No, the Internet sky is not falling and the search engine optimization end is not near, but you might think it was if you read some of the technology news headlines this week. Don't let the so-called "Mobilegeddon" fool you.
Playing off the theme of Armageddon -- a biblical end-times battle between God and evil -- some are calling Google’s latest wave of algorithm changes Mobilegeddon. Indeed, some headlines are asking if your site is ready for Google’s Mobilegeddon. Others are offering a Mobilegeddon checklist. Still others are sharing "everything you need to know" about Mobilegeddon.
There's plenty of hype, but what's the reality? In a nutshell, Google is working to highlight more mobile-friendly Web sites and more relevant app content in its search results. That seems to make sense in an increasingly mobile-driven world, but are the death knells ringing for organizations that don't have a strong mobile presence? We'll soon find out because this so-called Mobilegeddon begins today.
The Mobile-Friendly Scramble
"Starting April 21, we will be expanding our use of mobile-friendliness as a ranking signal," Google said in a February blog post that struck fear in the hearts of some Web site owners. "This change will affect mobile searches in all languages worldwide and will have a significant impact in our search results. Consequently, users will find it easier to get relevant, high quality search results that are optimized for their devices."
Google gave Web sites owners a heads up nearly two months ago, along with instructions on how to create a mobile-friendly site. Indeed, Google equipped webmasters to get ready for the change by offering a Mobile-Friendly Test to see how the Googlebot views their pages. Google also offered a Mobile Usability Report in its Webmaster Tools to give webmasters a rundown of mobile usability issues.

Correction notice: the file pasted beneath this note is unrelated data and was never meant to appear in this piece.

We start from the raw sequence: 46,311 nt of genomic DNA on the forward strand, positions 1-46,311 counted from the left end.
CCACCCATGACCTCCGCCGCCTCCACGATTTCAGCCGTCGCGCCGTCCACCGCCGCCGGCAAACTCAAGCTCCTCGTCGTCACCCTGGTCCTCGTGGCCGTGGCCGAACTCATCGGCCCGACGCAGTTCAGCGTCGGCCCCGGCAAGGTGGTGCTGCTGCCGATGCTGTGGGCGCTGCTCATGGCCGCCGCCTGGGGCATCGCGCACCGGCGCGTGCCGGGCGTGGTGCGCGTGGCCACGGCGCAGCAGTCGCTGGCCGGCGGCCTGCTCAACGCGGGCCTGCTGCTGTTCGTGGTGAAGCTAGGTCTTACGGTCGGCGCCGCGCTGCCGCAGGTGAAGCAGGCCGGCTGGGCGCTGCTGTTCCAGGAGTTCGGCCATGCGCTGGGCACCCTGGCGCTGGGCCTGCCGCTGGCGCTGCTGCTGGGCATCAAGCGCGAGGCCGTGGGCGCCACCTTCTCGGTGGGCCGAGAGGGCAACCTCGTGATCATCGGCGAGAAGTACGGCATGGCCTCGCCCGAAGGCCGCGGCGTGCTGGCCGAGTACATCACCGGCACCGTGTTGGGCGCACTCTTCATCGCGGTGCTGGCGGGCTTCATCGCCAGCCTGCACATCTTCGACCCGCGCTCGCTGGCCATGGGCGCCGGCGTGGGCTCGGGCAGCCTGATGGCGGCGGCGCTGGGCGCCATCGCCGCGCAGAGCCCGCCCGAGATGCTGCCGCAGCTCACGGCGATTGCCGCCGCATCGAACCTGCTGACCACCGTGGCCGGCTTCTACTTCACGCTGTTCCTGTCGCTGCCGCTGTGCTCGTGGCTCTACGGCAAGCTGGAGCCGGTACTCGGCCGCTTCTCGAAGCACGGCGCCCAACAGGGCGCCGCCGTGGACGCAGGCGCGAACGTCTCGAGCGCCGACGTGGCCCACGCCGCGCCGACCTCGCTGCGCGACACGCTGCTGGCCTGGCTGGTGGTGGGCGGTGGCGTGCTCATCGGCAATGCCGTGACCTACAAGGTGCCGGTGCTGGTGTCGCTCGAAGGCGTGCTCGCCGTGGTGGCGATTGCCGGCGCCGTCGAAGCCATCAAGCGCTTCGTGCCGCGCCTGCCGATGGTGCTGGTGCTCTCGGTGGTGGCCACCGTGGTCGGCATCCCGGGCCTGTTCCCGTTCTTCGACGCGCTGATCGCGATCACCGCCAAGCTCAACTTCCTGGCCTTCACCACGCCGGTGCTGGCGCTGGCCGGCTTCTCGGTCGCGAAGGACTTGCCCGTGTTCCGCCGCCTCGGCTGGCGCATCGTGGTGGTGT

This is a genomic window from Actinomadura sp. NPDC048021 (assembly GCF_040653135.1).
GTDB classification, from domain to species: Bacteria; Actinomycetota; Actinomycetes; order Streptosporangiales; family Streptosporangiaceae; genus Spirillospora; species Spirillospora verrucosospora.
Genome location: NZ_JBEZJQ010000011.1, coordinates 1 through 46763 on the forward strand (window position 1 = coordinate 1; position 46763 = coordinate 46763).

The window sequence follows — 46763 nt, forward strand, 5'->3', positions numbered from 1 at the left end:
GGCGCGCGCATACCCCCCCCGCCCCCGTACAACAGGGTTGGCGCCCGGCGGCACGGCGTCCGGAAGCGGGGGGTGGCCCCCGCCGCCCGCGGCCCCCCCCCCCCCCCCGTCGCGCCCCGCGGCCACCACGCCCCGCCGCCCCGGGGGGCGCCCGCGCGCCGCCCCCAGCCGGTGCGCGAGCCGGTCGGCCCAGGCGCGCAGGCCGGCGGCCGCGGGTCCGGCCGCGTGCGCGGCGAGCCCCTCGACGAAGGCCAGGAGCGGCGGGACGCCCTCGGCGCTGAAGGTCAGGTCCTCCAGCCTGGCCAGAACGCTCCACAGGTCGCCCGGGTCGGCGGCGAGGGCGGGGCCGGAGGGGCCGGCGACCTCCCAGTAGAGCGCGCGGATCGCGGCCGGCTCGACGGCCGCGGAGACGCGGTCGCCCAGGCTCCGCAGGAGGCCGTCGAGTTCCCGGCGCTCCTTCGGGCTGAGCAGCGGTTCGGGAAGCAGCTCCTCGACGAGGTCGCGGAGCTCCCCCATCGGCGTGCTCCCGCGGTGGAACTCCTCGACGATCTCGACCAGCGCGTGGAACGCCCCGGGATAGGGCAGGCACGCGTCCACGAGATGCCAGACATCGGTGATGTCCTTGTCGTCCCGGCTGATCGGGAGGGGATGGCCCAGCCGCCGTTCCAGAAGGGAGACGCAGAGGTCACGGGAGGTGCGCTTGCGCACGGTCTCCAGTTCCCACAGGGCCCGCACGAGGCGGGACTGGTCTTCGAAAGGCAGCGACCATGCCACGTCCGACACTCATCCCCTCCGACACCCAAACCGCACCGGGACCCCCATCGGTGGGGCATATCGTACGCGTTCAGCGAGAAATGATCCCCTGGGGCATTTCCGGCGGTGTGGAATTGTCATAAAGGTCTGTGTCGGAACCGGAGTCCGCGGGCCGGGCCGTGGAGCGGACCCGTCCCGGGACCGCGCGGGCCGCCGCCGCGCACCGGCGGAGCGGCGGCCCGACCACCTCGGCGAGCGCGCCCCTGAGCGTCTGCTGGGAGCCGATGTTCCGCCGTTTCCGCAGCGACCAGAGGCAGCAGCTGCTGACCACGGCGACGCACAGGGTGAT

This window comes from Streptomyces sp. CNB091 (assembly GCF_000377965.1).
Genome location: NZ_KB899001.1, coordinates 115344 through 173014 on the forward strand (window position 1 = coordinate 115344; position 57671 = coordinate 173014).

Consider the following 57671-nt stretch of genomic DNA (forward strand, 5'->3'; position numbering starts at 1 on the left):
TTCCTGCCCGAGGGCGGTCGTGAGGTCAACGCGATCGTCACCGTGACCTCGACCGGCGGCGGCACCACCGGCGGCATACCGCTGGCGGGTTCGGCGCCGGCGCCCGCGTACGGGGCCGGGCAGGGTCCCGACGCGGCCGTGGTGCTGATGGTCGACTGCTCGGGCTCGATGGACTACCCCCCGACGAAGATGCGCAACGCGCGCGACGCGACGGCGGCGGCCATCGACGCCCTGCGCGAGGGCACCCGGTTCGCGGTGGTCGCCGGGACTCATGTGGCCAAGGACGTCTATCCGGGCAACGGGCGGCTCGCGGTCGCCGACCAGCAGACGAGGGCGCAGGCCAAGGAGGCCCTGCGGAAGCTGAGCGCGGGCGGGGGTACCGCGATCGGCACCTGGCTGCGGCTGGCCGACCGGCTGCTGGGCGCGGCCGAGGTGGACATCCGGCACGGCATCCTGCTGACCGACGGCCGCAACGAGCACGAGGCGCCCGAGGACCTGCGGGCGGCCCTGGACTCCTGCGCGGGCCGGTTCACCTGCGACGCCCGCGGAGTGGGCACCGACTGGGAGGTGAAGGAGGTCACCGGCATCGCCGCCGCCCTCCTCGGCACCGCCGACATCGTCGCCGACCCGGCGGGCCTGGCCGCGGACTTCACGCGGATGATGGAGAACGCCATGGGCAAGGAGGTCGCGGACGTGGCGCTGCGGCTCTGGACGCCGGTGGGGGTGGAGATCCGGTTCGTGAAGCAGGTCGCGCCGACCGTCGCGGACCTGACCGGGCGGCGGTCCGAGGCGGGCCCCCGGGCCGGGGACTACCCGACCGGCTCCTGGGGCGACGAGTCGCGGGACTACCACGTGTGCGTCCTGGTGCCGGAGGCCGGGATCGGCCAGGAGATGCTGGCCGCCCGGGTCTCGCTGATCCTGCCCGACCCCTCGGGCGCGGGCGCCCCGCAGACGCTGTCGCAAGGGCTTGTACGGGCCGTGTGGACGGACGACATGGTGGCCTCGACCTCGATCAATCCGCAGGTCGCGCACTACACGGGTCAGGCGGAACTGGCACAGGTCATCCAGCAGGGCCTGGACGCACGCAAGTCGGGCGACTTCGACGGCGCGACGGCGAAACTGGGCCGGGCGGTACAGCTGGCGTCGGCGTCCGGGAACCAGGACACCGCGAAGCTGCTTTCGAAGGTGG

Back in February, Google also said it was already starting to use information from indexed apps as a factor in ranking for signed-in users who have the app installed. The bottom line: Google searches will bring up content from apps that are indexed, giving them higher rankings in the results alongside mobile-friendly sites.
Is Mobile Less Useful?
In response to our story yesterday titled, "Webmasters Face Google Mobilegeddon," reader Kristen S. shared her perspective. She points out that mobile apps are not always as useful as their full-blown Web counterparts, and she believes Google is making an elitist move because companies need to be large enough and have enough money to invest in making their sites mobile-ready.